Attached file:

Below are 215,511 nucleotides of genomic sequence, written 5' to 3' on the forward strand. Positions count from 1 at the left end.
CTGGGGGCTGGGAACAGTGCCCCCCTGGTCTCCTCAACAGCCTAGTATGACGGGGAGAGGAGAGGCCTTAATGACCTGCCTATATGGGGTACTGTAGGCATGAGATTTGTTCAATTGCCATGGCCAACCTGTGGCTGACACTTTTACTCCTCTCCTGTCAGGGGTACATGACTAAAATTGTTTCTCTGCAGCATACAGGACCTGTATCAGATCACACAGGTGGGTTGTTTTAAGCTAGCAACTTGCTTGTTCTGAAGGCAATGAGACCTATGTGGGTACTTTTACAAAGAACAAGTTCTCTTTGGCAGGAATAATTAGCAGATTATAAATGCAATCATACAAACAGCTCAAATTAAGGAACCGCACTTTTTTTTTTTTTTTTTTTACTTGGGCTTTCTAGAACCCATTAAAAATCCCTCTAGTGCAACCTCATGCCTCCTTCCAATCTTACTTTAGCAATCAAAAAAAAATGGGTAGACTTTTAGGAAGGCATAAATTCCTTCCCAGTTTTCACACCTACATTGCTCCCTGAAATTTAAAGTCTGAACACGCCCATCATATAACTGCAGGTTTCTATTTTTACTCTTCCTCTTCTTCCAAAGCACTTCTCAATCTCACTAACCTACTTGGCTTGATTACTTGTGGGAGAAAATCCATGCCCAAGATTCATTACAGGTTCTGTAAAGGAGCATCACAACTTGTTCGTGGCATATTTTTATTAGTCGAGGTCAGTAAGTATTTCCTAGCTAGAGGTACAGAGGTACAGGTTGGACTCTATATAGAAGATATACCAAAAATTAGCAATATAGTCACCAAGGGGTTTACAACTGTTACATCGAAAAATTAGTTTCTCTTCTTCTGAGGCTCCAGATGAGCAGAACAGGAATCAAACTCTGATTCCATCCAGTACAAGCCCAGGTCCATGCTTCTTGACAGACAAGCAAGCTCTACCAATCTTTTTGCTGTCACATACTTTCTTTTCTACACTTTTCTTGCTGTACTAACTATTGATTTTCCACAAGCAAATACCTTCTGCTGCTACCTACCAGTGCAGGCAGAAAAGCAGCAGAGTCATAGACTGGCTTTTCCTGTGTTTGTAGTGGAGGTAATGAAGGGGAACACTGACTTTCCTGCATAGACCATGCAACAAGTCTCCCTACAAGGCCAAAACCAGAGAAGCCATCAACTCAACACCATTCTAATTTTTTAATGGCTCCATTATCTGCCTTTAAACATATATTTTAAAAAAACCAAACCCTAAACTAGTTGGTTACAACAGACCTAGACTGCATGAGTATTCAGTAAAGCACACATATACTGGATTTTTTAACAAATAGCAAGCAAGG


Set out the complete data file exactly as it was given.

Below are 215,511 nucleotides of genomic sequence, written 5' to 3' on the forward strand. Positions count from 1 at the left end.
CTGGGGGCTGGGAACAGTGCCCCCCTGGTCTCCTCAACAGCCTAGTATGACGGGGAGAGGAGAGGCCTTAATGACCTGCCTATATGGGGTACTGTAGGCATGAGATTTGTTCAATTGCCATGGCCAACCTGTGGCTGACACTTTTACTCCTCTCCTGTCAGGGGTACATGACTAAAATTGTTTCTCTGCAGCATACAGGACCTGTATCAGATCACACAGGTGGGTTGTTTTAAGCTAGCAACTTGCTTGTTCTGAAGGCAATGAGACCTATGTGGGTACTTTTACAAAGAACAAGTTCTCTTTGGCAGGAATAATTAGCAGATTATAAATGCAATCATACAAACAGCTCAAATTAAGGAACCGCACTTTTTTTTTTTTTTTTTTTACTTGGGCTTTCTAGAACCCATTAAAAATCCCTCTAGTGCAACCTCATGCCTCCTTCCAATCTTACTTTAGCAATCAAAAAAAAATGGGTAGACTTTTAGGAAGGCATAAATTCCTTCCCAGTTTTCACACCTACATTGCTCCCTGAAATTTAAAGTCTGAACACGCCCATCATATAACTGCAGGTTTCTATTTTTACTCTTCCTCTTCTTCCAAAGCACTTCTCAATCTCACTAACCTACTTGGCTTGATTACTTGTGGGAGAAAATCCATGCCCAAGATTCATTACAGGTTCTGTAAAGGAGCATCACAACTTGTTCGTGGCATATTTTTATTAGTCGAGGTCAGTAAGTATTTCCTAGCTAGAGGTACAGAGGTACAGGTTGGACTCTATATAGAAGATATACCAAAAATTAGCAATATAGTCACCAAGGGGTTTACAACTGTTACATCGAAAAATTAGTTTCTCTTCTTCTGAGGCTCCAGATGAGCAGAACAGGAATCAAACTCTGATTCCATCCAGTACAAGCCCAGGTCCATGCTTCTTGACAGACAAGCAAGCTCTACCAATCTTTTTGCTGTCACATACTTTCTTTTCTACACTTTTCTTGCTGTACTAACTATTGATTTTCCACAAGCAAATACCTTCTGCTGCTACCTACCAGTGCAGGCAGAAAAGCAGCAGAGTCATAGACTGGCTTTTCCTGTGTTTGTAGTGGAGGTAATGAAGGGGAACACTGACTTTCCTGCATAGACCATGCAACAAGTCTCCCTACAAGGCCAAAACCAGAGAAGCCATCAACTCAACACCATTCTAATTTTTTAATGGCTCCATTATCTGCCTTTAAACATATATTTTAAAAAAACCAAACCCTAAACTAGTTGGTTACAACAGACCTAGACTGCATGAGTATTCAGTAAAGCACACATATACTGGATTTTTTAACAAATAGCAAGCAAGG